August 29, 2010
August 25, 2010
We've finally launched the official website for Yuki 7 and the Gadget Girls! There's some pretty neat stuff to see on there, like this awesome Yuki 7 sculpture by Damon Bard! There's also an official Yuki 7 Shop now, which has some awesome new items like this set of Gadget Girl mini prints. And also this new print of Yuki sleeping in her stylish bachelorette pad. Yuki even has her very own Twitter account now so you can keep up with her exciting life of espionage and couture fashion!
August 24, 2010
August 21, 2010
Hi everyone, some good news. Free Country is reviewed in today's Guardian, which says: 'With its subtly deployed late-60s detail, Free Country is a treat for fans of traditional Len Deighton-style spy thrillers.' The rest is here. (It's not every day you get outed in the press as a lover of Roger Moore Bond films, but I should just say that I prefer the Connery ones!)
I was interviewed at the Harrogate festival by the website Unbound, and you can read that here. The audio of the interview is here. I've also taken part in a 'virtual panel' discussing the spy thriller with authors JJ Cooper and Adrian Magson at Permission To Kill, which can be read here.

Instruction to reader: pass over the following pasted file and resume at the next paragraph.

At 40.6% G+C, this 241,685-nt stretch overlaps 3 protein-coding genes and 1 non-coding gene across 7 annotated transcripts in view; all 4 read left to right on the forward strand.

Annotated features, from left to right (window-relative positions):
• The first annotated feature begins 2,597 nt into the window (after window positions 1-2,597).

Finally, Amazon is launching its Kindle e-reader in the UK this month. Free Agent and Free Country are both available to buy for it. [also available on Kindle at Amazon US here].
Congratulations to Jeremy! Read his list of top-10 historical spy gadgets here. You can also check out his top-5 list of fave set designs on Spy Vibe here.
August 19, 2010
August 17, 2010
Los Angeles – Dark Horse Records announced today the October 19th release of a limited edition deluxe box set, entitled RAVI SHANKAR GEORGE HARRISON COLLABORATIONS. The release honors the sitar master’s 90th birthday.
Collaborations is a 3 CD and 1 DVD uniquely numbered limited edition box set. All compositions were composed by Ravi Shankar and produced by George Harrison over a period of 20 years.
The DVD is a rare concert performance of the Ravi Shankar’s Music Festival From India recorded at London’s Royal Albert Hall in 1974. The albums include the acclaimed Chants Of India (1997), The Ravi Shankar Music Festival From India (studio version 1976) and Shankar Family & Friends (1974). The 56-page book includes a foreword by Philip Glass, a history of George and Ravi “in their own words” and rare photographs from both family archives.
- The personal and musical friendship between Ravi Shankar and George Harrison has been known and well documented for decades now. It was a friendship that was powerful enough to make an impact on the large, musical life of the late nineteen sixties and it reverberates, as clearly, even today. – from the Foreword by Philip Glass
In 1973 George Harrison signed Ravi Shankar to his Dark Horse Records label. The first joint recording project between George Harrison and Ravi Shankar, Shankar Family & Friends brought together renown Indian classical musicians such as Ustad Alla Rakha, Lakshmi Shankar, and Shivkumar Sharma alongside Western jazz and rock musicians including George, Ringo Starr, Tom Scott, Klaus Voormann, Jim Keltner and Billy Preston. One half of the album comprises instrumentals and songs, while the second half is a thematic ballet to a yet un-staged performance.